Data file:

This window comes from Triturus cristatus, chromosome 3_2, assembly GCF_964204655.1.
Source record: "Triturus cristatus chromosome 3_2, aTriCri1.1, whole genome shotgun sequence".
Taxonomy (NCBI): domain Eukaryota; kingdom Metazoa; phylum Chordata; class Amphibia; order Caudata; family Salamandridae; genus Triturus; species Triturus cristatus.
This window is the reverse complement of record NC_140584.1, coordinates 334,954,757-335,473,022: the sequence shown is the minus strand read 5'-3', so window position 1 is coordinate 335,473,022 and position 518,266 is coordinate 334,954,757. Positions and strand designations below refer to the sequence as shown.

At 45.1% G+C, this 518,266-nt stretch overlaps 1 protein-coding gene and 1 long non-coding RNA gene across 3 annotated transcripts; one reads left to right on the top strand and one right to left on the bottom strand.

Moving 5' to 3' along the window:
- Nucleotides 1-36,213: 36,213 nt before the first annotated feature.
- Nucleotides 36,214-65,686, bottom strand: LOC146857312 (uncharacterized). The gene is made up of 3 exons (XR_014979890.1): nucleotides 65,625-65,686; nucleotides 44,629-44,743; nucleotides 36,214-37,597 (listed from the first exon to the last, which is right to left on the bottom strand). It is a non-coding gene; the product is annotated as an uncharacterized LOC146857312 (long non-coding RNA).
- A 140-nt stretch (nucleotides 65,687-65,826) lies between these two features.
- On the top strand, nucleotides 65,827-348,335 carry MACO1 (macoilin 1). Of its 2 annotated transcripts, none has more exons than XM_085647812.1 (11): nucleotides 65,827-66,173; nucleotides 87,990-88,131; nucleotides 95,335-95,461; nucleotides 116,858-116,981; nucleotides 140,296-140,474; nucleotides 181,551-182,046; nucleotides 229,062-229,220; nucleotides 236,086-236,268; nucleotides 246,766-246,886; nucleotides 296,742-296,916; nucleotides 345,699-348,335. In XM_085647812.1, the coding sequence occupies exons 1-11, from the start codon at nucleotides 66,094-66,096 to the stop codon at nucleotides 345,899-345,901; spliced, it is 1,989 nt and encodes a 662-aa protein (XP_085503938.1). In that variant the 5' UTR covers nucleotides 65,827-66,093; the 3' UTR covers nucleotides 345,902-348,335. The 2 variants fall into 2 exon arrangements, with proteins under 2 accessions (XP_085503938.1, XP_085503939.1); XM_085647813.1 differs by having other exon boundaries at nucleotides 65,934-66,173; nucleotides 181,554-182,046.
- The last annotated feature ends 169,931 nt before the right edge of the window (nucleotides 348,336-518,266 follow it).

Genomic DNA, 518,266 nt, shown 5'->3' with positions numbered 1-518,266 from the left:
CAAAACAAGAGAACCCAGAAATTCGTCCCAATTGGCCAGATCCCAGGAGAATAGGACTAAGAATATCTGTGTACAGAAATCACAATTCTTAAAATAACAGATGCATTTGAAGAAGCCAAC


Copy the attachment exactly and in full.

This window comes from Triturus cristatus, chromosome 3_2, assembly GCF_964204655.1.
Source record: "Triturus cristatus chromosome 3_2, aTriCri1.1, whole genome shotgun sequence".
Taxonomy (NCBI): domain Eukaryota; kingdom Metazoa; phylum Chordata; class Amphibia; order Caudata; family Salamandridae; genus Triturus; species Triturus cristatus.
This window is the reverse complement of record NC_140584.1, coordinates 334,954,757-335,473,022: the sequence shown is the minus strand read 5'-3', so window position 1 is coordinate 335,473,022 and position 518,266 is coordinate 334,954,757. Positions and strand designations below refer to the sequence as shown.

At 45.1% G+C, this 518,266-nt stretch overlaps 1 protein-coding gene and 1 long non-coding RNA gene across 3 annotated transcripts; one reads left to right on the top strand and one right to left on the bottom strand.

Moving 5' to 3' along the window:
- Nucleotides 1-36,213: 36,213 nt before the first annotated feature.
- Nucleotides 36,214-65,686, bottom strand: LOC146857312 (uncharacterized). The gene is made up of 3 exons (XR_014979890.1): nucleotides 65,625-65,686; nucleotides 44,629-44,743; nucleotides 36,214-37,597 (listed from the first exon to the last, which is right to left on the bottom strand). It is a non-coding gene; the product is annotated as an uncharacterized LOC146857312 (long non-coding RNA).
- A 140-nt stretch (nucleotides 65,687-65,826) lies between these two features.
- On the top strand, nucleotides 65,827-348,335 carry MACO1 (macoilin 1). Of its 2 annotated transcripts, none has more exons than XM_085647812.1 (11): nucleotides 65,827-66,173; nucleotides 87,990-88,131; nucleotides 95,335-95,461; nucleotides 116,858-116,981; nucleotides 140,296-140,474; nucleotides 181,551-182,046; nucleotides 229,062-229,220; nucleotides 236,086-236,268; nucleotides 246,766-246,886; nucleotides 296,742-296,916; nucleotides 345,699-348,335. In XM_085647812.1, the coding sequence occupies exons 1-11, from the start codon at nucleotides 66,094-66,096 to the stop codon at nucleotides 345,899-345,901; spliced, it is 1,989 nt and encodes a 662-aa protein (XP_085503938.1). In that variant the 5' UTR covers nucleotides 65,827-66,093; the 3' UTR covers nucleotides 345,902-348,335. The 2 variants fall into 2 exon arrangements, with proteins under 2 accessions (XP_085503938.1, XP_085503939.1); XM_085647813.1 differs by having other exon boundaries at nucleotides 65,934-66,173; nucleotides 181,554-182,046.
- The last annotated feature ends 169,931 nt before the right edge of the window (nucleotides 348,336-518,266 follow it).

Genomic DNA, 518,266 nt, shown 5'->3' with positions numbered 1-518,266 from the left:
CAAAACAAGAGAACCCAGAAATTCGTCCCAATTGGCCAGATCCCAGGAGAATAGGACTAAGAATATCTGTGTACAGAAATCACAATTCTTAAAATAACAGATGCATTTGAAGAAGCCAAC